City commuters tend to fall into one of two main camps: those who use their work journeys to multitask, hanging off a handrail while composing emails and catching up on the headlines, and those who keep their eyes shut, silently grieving sleep and working out to the minute the next time they'll be able to give in to the sweet embrace of bed.
The former are probably the ones who get up early for a workout, sacrificing snooze time in order to wring the most from their day. And soon they’ll be able combine their commute with fitness by spinning their way to work. On a bus. No, really.
Gym company 1Rebel plans to launch Ride2Rebel later this year with several routes across London, kitting buses out with bikes, mirrors, tinted windows, pumping music and nightclub-grade lighting, as well as occasional live performances from musicians and MCs.
All routes will end at one of their gyms so customers can use their facilities before work and avoid that one office shower nobody ever uses because it's weird.
Initially, it does sound a little odd to be cycling a static bike on a moving bus rather than just, well, cycling to work, but as anyone who's ever done a spin class and lived to tell the tale can attest, spinning is most definitely not just cycling. Unless when you cycle through London you are also waving around heavy weights while climbing a never-ending hill and crying on the inside.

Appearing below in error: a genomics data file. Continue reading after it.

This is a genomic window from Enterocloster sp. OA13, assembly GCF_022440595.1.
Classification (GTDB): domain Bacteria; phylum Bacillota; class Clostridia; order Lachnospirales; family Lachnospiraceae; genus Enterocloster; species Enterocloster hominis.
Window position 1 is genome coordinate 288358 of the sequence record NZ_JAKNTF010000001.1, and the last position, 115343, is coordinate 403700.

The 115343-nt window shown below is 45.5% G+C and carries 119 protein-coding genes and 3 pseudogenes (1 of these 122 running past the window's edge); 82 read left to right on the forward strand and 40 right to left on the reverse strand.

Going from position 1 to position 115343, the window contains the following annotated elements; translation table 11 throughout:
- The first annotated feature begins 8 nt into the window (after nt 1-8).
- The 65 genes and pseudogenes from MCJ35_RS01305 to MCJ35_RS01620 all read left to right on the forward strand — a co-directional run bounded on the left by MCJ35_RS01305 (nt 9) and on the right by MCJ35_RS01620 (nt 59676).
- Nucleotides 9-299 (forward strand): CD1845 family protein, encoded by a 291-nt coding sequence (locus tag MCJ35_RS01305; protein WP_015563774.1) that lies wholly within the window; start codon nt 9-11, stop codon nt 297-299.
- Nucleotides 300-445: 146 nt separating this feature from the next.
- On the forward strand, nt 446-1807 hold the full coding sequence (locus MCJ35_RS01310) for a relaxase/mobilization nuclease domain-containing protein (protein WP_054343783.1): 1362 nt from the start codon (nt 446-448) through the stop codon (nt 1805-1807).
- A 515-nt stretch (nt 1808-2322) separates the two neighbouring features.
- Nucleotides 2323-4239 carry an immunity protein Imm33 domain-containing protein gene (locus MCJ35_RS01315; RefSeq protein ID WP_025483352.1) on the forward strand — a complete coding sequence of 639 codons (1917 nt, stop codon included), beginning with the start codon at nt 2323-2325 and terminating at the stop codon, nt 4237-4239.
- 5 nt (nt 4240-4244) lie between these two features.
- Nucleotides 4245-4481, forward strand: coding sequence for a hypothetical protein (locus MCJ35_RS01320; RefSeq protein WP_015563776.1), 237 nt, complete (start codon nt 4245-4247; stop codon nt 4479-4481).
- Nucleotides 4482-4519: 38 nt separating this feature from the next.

James Balfour and Giles Dean, 1Rebel’s co-founders, have spent the last six months perfecting the proposition and believe it’s the fitness solution time-poor Londoners have been crying out for, especially given the popularity of their most over-subscribed class, RIDE.
Balfour tells Stylist.co.uk: “Time is precious in London. Factoring in time to commute to work and go to the gym is often too difficult for many people.
“Some people chose to exercise by cycling to work but are faced with British weather, and being responsible for their bike either end. The important thing to note is that cycling to work is not a high-intensity interval workout in the HIIT (high-intensity interval training) format.
“It is an absolute no brainer for us that we can create more efficiency in people’s routines by transforming their commute. For those who want the components of a class, but perhaps don’t have the time to commit during the day, this provides a great solution for them to maximise time they would otherwise be spending just travelling to work.”
1Rebel’s HIIT workout is usually 45 minutes and includes working with upper body weights, and beginners are welcome. We’re told classes will probably cost £12–15 depending on packages bought (though of course, you won’t be paying your usual tube fare if the route coincides with your journey), though we're not clear on what happens should there be a huge traffic jam. Hopefully someone will be made available to roll you into work after three hours of solid spinning...
Those interested can sign up at ride2rebel.london to be first in line for classes slated to start after summer.